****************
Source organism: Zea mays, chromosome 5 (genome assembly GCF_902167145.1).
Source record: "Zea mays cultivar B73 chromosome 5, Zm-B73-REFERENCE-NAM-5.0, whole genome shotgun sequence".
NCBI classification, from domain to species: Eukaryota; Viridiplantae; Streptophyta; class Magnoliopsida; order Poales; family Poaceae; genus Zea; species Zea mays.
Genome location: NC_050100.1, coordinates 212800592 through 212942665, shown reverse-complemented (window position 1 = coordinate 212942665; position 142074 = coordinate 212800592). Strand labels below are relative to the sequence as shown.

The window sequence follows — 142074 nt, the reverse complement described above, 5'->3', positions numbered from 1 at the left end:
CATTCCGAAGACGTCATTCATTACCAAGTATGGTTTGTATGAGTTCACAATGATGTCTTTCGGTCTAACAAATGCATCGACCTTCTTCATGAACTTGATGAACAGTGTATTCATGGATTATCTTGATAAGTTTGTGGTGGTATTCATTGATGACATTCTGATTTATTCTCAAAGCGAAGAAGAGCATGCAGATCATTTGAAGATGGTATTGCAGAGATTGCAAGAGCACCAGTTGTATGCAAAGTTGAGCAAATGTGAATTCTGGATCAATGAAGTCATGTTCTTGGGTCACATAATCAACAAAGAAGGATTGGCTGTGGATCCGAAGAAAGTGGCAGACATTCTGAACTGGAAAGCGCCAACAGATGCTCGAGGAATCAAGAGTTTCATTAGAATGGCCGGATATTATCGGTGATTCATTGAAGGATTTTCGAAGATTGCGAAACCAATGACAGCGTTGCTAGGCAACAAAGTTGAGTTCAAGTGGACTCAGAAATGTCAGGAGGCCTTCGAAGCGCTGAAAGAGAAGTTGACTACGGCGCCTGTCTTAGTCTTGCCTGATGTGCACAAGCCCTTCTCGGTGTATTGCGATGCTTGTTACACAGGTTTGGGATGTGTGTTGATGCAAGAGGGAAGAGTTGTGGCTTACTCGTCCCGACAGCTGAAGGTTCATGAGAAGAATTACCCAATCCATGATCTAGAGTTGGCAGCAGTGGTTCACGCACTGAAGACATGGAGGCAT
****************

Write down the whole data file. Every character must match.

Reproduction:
Source organism: Zea mays, chromosome 5 (genome assembly GCF_902167145.1).
Source record: "Zea mays cultivar B73 chromosome 5, Zm-B73-REFERENCE-NAM-5.0, whole genome shotgun sequence".
NCBI classification, from domain to species: Eukaryota; Viridiplantae; Streptophyta; class Magnoliopsida; order Poales; family Poaceae; genus Zea; species Zea mays.
Genome location: NC_050100.1, coordinates 212800592 through 212942665, shown reverse-complemented (window position 1 = coordinate 212942665; position 142074 = coordinate 212800592). Strand labels below are relative to the sequence as shown.

The window sequence follows — 142074 nt, the reverse complement described above, 5'->3', positions numbered from 1 at the left end:
CATTCCGAAGACGTCATTCATTACCAAGTATGGTTTGTATGAGTTCACAATGATGTCTTTCGGTCTAACAAATGCATCGACCTTCTTCATGAACTTGATGAACAGTGTATTCATGGATTATCTTGATAAGTTTGTGGTGGTATTCATTGATGACATTCTGATTTATTCTCAAAGCGAAGAAGAGCATGCAGATCATTTGAAGATGGTATTGCAGAGATTGCAAGAGCACCAGTTGTATGCAAAGTTGAGCAAATGTGAATTCTGGATCAATGAAGTCATGTTCTTGGGTCACATAATCAACAAAGAAGGATTGGCTGTGGATCCGAAGAAAGTGGCAGACATTCTGAACTGGAAAGCGCCAACAGATGCTCGAGGAATCAAGAGTTTCATTAGAATGGCCGGATATTATCGGTGATTCATTGAAGGATTTTCGAAGATTGCGAAACCAATGACAGCGTTGCTAGGCAACAAAGTTGAGTTCAAGTGGACTCAGAAATGTCAGGAGGCCTTCGAAGCGCTGAAAGAGAAGTTGACTACGGCGCCTGTCTTAGTCTTGCCTGATGTGCACAAGCCCTTCTCGGTGTATTGCGATGCTTGTTACACAGGTTTGGGATGTGTGTTGATGCAAGAGGGAAGAGTTGTGGCTTACTCGTCCCGACAGCTGAAGGTTCATGAGAAGAATTACCCAATCCATGATCTAGAGTTGGCAGCAGTGGTTCACGCACTGAAGACATGGAGGCAT